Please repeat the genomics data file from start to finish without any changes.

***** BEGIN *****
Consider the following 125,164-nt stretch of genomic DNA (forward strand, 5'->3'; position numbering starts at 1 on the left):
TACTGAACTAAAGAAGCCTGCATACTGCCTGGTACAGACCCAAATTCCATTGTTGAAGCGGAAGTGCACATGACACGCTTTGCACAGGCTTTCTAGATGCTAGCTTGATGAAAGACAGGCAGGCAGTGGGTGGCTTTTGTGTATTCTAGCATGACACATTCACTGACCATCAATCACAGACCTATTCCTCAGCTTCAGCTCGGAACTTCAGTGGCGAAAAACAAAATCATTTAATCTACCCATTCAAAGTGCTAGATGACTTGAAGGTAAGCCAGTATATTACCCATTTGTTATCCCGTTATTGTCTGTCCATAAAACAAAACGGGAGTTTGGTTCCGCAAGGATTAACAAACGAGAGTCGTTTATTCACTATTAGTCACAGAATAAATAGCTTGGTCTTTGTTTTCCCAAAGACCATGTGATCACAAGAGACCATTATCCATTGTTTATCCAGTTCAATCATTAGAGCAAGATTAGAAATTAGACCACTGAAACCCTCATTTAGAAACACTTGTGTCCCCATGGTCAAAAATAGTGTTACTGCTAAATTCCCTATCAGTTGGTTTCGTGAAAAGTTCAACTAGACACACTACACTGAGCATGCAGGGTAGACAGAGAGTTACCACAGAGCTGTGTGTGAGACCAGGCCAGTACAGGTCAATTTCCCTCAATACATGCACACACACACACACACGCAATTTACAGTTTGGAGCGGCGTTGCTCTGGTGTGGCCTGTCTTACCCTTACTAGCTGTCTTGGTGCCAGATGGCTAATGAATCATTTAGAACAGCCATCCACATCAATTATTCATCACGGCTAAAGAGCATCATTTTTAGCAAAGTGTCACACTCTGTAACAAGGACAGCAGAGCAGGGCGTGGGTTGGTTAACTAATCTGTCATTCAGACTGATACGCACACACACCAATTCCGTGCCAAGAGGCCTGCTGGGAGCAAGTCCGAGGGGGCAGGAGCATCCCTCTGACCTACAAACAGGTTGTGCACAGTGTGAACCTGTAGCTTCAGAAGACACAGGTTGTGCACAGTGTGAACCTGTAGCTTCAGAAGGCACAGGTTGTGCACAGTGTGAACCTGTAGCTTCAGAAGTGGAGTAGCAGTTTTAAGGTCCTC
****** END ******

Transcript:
Consider the following 125,164-nt stretch of genomic DNA (forward strand, 5'->3'; position numbering starts at 1 on the left):
TACTGAACTAAAGAAGCCTGCATACTGCCTGGTACAGACCCAAATTCCATTGTTGAAGCGGAAGTGCACATGACACGCTTTGCACAGGCTTTCTAGATGCTAGCTTGATGAAAGACAGGCAGGCAGTGGGTGGCTTTTGTGTATTCTAGCATGACACATTCACTGACCATCAATCACAGACCTATTCCTCAGCTTCAGCTCGGAACTTCAGTGGCGAAAAACAAAATCATTTAATCTACCCATTCAAAGTGCTAGATGACTTGAAGGTAAGCCAGTATATTACCCATTTGTTATCCCGTTATTGTCTGTCCATAAAACAAAACGGGAGTTTGGTTCCGCAAGGATTAACAAACGAGAGTCGTTTATTCACTATTAGTCACAGAATAAATAGCTTGGTCTTTGTTTTCCCAAAGACCATGTGATCACAAGAGACCATTATCCATTGTTTATCCAGTTCAATCATTAGAGCAAGATTAGAAATTAGACCACTGAAACCCTCATTTAGAAACACTTGTGTCCCCATGGTCAAAAATAGTGTTACTGCTAAATTCCCTATCAGTTGGTTTCGTGAAAAGTTCAACTAGACACACTACACTGAGCATGCAGGGTAGACAGAGAGTTACCACAGAGCTGTGTGTGAGACCAGGCCAGTACAGGTCAATTTCCCTCAATACATGCACACACACACACACACGCAATTTACAGTTTGGAGCGGCGTTGCTCTGGTGTGGCCTGTCTTACCCTTACTAGCTGTCTTGGTGCCAGATGGCTAATGAATCATTTAGAACAGCCATCCACATCAATTATTCATCACGGCTAAAGAGCATCATTTTTAGCAAAGTGTCACACTCTGTAACAAGGACAGCAGAGCAGGGCGTGGGTTGGTTAACTAATCTGTCATTCAGACTGATACGCACACACACCAATTCCGTGCCAAGAGGCCTGCTGGGAGCAAGTCCGAGGGGGCAGGAGCATCCCTCTGACCTACAAACAGGTTGTGCACAGTGTGAACCTGTAGCTTCAGAAGACACAGGTTGTGCACAGTGTGAACCTGTAGCTTCAGAAGGCACAGGTTGTGCACAGTGTGAACCTGTAGCTTCAGAAGTGGAGTAGCAGTTTTAAGGTCCTC